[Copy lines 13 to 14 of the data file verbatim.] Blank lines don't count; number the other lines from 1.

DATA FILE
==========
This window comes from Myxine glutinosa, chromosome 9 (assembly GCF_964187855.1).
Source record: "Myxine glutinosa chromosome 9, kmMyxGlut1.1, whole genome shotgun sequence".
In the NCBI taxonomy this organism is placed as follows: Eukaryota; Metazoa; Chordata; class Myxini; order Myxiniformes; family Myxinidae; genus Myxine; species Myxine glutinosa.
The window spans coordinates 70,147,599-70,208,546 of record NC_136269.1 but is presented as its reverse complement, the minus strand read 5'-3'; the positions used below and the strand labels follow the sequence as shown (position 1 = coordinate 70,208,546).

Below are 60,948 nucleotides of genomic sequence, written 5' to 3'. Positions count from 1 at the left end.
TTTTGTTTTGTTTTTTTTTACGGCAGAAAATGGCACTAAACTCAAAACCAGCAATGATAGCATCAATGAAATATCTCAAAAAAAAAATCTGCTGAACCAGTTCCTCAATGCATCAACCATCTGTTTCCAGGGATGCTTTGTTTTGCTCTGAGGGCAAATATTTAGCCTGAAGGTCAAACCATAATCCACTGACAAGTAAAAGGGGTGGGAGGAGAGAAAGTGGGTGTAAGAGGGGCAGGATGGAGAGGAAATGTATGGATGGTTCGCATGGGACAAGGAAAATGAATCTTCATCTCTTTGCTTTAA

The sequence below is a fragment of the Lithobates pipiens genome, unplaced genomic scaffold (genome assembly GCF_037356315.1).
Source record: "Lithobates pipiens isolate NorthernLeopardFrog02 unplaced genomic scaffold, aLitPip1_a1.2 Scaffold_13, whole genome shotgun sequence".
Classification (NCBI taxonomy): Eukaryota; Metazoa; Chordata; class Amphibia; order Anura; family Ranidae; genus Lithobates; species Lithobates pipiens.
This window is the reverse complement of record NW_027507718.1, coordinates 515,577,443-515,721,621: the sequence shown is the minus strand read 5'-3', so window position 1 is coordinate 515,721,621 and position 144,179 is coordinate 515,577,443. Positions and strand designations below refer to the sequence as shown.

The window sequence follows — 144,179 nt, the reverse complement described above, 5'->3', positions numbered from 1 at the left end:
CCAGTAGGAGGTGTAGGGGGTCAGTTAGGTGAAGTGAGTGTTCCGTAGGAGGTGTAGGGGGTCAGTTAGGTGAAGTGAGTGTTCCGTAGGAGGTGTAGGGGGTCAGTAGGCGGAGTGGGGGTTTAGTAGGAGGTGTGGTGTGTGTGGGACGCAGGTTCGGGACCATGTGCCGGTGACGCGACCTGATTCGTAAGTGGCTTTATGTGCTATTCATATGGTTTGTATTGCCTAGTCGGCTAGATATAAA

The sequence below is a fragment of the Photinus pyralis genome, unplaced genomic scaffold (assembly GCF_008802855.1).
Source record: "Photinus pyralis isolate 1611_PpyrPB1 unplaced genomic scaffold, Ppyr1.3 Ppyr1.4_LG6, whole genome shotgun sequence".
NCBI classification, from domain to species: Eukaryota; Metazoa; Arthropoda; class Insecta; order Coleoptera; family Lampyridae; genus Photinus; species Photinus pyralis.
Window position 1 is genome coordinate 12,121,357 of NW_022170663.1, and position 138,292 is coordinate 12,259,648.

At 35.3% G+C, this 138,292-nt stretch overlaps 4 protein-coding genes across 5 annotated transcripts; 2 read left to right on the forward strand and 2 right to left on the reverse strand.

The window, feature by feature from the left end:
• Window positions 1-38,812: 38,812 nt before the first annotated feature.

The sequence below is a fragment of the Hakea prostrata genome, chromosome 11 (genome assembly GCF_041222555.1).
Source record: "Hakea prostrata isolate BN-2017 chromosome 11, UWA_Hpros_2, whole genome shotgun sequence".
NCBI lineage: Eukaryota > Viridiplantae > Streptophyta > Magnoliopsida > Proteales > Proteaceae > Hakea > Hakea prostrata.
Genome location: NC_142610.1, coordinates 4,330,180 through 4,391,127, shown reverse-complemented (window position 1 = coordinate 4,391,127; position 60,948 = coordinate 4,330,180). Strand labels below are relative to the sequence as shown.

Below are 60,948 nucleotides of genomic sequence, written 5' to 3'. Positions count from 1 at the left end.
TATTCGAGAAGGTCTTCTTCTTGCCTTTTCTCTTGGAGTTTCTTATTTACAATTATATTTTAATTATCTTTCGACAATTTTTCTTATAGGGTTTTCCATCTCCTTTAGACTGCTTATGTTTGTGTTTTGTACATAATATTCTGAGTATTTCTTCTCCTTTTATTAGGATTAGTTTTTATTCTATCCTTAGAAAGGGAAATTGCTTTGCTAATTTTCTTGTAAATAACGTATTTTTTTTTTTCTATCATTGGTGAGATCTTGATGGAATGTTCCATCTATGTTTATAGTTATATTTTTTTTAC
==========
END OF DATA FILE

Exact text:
The sequence below is a fragment of the Photinus pyralis genome, unplaced genomic scaffold (assembly GCF_008802855.1).
Source record: "Photinus pyralis isolate 1611_PpyrPB1 unplaced genomic scaffold, Ppyr1.3 Ppyr1.4_LG6, whole genome shotgun sequence".